Meeting Madness! The 4 Biggest Time Wasting Meetings You’ll Find

Andy Porter Andy Porter, Communication, Culture

I’m going to throw three numbers out at you:  30, 32, 34.  Any guesses on what they represent?  (Get your mind out of the gutter… they’re NOT a woman’s measurements).  Give up?  They’re the number of hours I’ve spent in meetings over the last 3 weeks.  I personally think this is a lot but I bet some of you are looking at those numbers longingly and wishing you only had that many hours of meetings in any given week.  But let’s say I average 50 hours per week that means I typically spend more than 60% of my working life sitting in some kind of meeting!  What’s worse though, is that I would only consider about 10% of those hours as actually being productive.  I would venture a guess that many of you out there feel the same way.  So what do we do?  Well, we could make an investment in helping people to improve how they run their meetings but what fun is that?  Plus it takes a lot of time.  Instead, I thought I’d break down the top four meeting types so at least you know what you’re getting yourself into when you sit down in some crappy conference room.

  1. The Preaching Session.  Similar to a trip to church on Sunday, we all gather round the table to listen to the Preacher man (otherwise known as Jim from Marketing) share with us his divine knowledge on the topic du jour.  Just like any good preacher, his stories are filled with analogies and vague but scary statements all somehow supporting his position.  Somehow though, Jim claims to have your best interests at heart. Follow his ideas and you’ll be “saved.” A sure-fire sign that you’ve found yourself in a preaching session is lots of head nodding, words of agreement (maybe even an amen or hallelujah), and some actual nodding off.  And if you have any experience at all with preachers, you don’t dare try and jump into the conversation. If you try, the volume of the preaching rises until you’ve been drowned out. Chance of accomplishing anything useful – zero.
  2. The Bullying Session.  This meeting is typically called for two reasons. The meeting organizer has something he’d like to get down but is encountering resistance so they call this meeting to hammer home their point. Or there’s a message to be sent to a particular person. You know you’re in this meeting if the leader begins with a monologue about why their position is right or why the resistance is wrong.  They may also ask for feedback and input but as soon as it comes, they shoot it down in a way that discourages anyone else in the room from taking a stand.  People in the room do a quick calculation – what costs more, going along with something I disagree with getting skewered in front of my peers?  This session also serves as an opportunity for the insecure leader to assert their power in the organization and make themselves feel better. But like most bullies, all it takes is one person who is willing to stand up and call the bully out and they usually fold, sometimes in a very embarrassing way!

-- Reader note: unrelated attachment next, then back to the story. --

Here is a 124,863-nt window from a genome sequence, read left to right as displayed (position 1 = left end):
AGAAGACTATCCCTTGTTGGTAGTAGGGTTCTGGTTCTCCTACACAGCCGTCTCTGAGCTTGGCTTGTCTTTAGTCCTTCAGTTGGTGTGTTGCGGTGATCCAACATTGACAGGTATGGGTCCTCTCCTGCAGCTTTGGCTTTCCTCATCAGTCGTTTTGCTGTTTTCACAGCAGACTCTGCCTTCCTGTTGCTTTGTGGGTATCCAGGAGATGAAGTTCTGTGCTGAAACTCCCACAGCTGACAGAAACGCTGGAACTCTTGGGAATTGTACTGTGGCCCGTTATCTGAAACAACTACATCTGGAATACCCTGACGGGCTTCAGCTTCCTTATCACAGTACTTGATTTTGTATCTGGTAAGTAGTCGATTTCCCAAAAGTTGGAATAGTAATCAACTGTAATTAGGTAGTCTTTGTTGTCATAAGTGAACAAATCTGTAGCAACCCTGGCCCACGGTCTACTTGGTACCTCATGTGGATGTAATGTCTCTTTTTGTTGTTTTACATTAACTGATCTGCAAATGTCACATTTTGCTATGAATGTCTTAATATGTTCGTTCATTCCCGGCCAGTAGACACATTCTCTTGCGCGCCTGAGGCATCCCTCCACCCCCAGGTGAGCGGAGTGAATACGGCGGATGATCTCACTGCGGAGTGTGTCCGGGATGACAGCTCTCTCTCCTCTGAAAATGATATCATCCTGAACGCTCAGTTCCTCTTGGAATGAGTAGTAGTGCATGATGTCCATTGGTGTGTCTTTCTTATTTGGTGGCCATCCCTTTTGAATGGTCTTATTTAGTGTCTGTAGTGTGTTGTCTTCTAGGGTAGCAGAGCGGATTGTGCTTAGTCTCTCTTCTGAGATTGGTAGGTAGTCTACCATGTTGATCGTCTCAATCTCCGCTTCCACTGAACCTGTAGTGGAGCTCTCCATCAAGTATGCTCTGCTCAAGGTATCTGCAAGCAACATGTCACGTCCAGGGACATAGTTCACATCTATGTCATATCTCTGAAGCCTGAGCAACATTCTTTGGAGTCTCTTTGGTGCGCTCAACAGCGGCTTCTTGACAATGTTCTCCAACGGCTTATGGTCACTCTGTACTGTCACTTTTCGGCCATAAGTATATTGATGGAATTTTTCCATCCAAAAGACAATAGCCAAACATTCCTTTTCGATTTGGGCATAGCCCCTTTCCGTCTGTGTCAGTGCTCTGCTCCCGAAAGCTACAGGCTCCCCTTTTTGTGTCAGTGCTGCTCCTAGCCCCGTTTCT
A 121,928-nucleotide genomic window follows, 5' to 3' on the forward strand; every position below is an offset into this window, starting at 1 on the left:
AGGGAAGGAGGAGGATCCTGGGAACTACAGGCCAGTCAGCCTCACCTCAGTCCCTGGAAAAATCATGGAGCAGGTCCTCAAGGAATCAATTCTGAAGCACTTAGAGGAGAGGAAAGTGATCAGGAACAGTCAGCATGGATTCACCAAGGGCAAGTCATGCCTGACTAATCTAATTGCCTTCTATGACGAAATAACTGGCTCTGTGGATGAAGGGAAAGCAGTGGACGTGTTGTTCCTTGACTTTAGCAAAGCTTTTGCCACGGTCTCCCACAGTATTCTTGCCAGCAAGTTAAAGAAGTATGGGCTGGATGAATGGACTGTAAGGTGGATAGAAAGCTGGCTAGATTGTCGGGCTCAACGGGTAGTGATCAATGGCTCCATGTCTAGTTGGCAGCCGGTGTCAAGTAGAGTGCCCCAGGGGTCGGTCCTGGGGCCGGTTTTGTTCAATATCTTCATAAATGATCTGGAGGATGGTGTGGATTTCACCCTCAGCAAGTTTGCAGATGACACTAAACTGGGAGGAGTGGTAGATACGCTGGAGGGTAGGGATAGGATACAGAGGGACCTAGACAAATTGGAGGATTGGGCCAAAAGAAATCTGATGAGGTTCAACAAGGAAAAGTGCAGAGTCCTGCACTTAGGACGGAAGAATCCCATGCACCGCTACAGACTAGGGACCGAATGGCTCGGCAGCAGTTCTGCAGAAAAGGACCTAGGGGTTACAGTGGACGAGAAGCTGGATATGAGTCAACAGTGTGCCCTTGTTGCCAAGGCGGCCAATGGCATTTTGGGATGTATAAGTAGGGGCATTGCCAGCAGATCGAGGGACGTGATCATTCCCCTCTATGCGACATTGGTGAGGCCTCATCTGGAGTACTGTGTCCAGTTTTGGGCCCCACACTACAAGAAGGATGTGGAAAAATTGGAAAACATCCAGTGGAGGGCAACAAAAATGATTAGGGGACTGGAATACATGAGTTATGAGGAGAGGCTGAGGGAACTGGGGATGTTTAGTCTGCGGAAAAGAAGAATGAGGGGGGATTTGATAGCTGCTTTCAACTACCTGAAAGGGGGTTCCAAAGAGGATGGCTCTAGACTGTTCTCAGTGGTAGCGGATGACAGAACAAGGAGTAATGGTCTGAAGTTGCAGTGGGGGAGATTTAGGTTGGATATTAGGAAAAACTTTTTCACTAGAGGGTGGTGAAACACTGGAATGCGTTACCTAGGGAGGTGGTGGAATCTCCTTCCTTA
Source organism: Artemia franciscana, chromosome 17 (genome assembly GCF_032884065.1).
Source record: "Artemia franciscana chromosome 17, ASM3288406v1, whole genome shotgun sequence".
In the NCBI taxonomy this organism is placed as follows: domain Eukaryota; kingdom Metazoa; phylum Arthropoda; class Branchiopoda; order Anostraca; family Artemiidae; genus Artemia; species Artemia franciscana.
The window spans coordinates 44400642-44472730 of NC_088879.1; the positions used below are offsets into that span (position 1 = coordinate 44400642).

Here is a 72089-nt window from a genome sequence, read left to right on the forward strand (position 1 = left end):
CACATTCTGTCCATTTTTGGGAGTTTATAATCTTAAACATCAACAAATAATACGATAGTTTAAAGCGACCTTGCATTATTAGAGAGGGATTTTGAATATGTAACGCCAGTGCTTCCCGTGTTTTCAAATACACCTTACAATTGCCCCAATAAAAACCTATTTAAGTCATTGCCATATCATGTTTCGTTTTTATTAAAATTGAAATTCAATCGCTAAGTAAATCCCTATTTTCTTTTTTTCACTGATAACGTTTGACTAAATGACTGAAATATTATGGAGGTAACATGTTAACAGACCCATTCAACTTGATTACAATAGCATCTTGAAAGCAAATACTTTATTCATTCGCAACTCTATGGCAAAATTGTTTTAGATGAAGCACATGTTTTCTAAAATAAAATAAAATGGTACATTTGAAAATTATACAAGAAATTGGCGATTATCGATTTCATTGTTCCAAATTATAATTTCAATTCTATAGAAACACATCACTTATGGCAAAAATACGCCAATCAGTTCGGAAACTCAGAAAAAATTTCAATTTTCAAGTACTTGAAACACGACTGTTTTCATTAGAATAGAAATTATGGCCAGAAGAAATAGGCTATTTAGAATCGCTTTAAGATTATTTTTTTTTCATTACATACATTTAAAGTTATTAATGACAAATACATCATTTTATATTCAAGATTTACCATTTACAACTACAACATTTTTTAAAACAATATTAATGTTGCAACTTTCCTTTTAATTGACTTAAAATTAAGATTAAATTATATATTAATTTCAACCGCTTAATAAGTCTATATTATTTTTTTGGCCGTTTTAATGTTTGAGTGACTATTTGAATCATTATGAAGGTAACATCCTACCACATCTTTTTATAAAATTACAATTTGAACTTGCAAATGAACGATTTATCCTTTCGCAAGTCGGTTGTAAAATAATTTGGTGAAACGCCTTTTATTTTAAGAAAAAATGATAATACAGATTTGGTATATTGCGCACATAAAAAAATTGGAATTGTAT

3. The Game of Charades.  In a take on the popular guessing game, you spend an hour trying to guess the purpose of the meeting, often without success!  During this meeting, you’ll see all the tricks you’ve come to associate with Charades such as vigorous hand waving and facial contortions, incoherent drawings on the white board, and people generally making themselves look like assess.  However, there’s one major difference between the game and the meeting.  At some point in the game time expires and you’re let in on the secret word or phrase. In the meeting version of the game you usually never find out!
  4. The Reality Show.  You know right away when you’re in one these meetings. There’s drama. There’s anger. There’s some ridiculous, cringe worthy argument going on that you don’t quite understand and makes you feel a little uncomfortable and embarrassed. But like any good reality show, you take some guilty pleasure in showing up for this meeting. You know it’s a waste of time but you keep showing up for the shear entertainment value of the whole debacle.  The unfortunate outcome of this type of meeting is the after the meeting gossip session.  You know what I’m talking about. Two or three people huddled up after the official meeting’s over talking in low voices that get even lower whenever someone else gets close. Eventually though, this meeting just stops one day. Cancelled with no explanation.

There you have it. Hit me in the comments with your vote for the worst offender…

Andy Porter
Andy Porter is Chief People Officer at the Broad Institute of MIT and Harvard in Cambridge, MA which means he works with some wicked smaaht people. Some days, he indeed does wear short shorts around the office(call it a morale booster) but it really just makes people uncomfortable. Other days, he spits some mad game on cheese. No really – he’s somewhat of a cheese aficionado. But more importantly? At Broad he gets to his small part to help change the world of healthcare.